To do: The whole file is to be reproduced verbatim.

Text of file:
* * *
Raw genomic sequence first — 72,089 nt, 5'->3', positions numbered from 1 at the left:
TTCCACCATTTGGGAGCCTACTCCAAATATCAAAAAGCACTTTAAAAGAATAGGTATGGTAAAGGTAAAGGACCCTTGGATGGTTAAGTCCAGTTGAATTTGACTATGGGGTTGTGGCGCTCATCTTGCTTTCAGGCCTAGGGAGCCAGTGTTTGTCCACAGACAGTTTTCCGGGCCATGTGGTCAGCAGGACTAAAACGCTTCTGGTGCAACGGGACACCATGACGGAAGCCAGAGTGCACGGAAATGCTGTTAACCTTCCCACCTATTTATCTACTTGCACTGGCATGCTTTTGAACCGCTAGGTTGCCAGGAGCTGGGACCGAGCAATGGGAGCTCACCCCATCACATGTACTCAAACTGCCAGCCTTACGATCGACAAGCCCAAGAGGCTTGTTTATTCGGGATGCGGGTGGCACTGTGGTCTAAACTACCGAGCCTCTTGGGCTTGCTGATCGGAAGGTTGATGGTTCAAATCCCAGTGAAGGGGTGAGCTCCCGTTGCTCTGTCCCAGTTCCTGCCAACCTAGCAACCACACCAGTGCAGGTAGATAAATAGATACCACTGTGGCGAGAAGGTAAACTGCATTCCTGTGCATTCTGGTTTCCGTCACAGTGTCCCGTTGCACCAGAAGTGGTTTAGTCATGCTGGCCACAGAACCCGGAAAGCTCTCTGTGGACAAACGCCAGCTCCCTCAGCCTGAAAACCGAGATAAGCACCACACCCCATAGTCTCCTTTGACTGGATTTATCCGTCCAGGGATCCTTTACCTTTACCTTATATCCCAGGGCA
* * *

Raw genomic sequence first — 72,089 nt, 5'->3', positions numbered from 1 at the left:
TTCCACCATTTGGGAGCCTACTCCAAATATCAAAAAGCACTTTAAAAGAATAGGTATGGTAAAGGTAAAGGACCCTTGGATGGTTAAGTCCAGTTGAATTTGACTATGGGGTTGTGGCGCTCATCTTGCTTTCAGGCCTAGGGAGCCAGTGTTTGTCCACAGACAGTTTTCCGGGCCATGTGGTCAGCAGGACTAAAACGCTTCTGGTGCAACGGGACACCATGACGGAAGCCAGAGTGCACGGAAATGCTGTTAACCTTCCCACCTATTTATCTACTTGCACTGGCATGCTTTTGAACCGCTAGGTTGCCAGGAGCTGGGACCGAGCAATGGGAGCTCACCCCATCACATGTACTCAAACTGCCAGCCTTACGATCGACAAGCCCAAGAGGCTTGTTTATTCGGGATGCGGGTGGCACTGTGGTCTAAACTACCGAGCCTCTTGGGCTTGCTGATCGGAAGGTTGATGGTTCAAATCCCAGTGAAGGGGTGAGCTCCCGTTGCTCTGTCCCAGTTCCTGCCAACCTAGCAACCACACCAGTGCAGGTAGATAAATAGATACCACTGTGGCGAGAAGGTAAACTGCATTCCTGTGCATTCTGGTTTCCGTCACAGTGTCCCGTTGCACCAGAAGTGGTTTAGTCATGCTGGCCACAGAACCCGGAAAGCTCTCTGTGGACAAACGCCAGCTCCCTCAGCCTGAAAACCGAGATAAGCACCACACCCCATAGTCTCCTTTGACTGGATTTATCCGTCCAGGGATCCTTTACCTTTACCTTATATCCCAGGGCA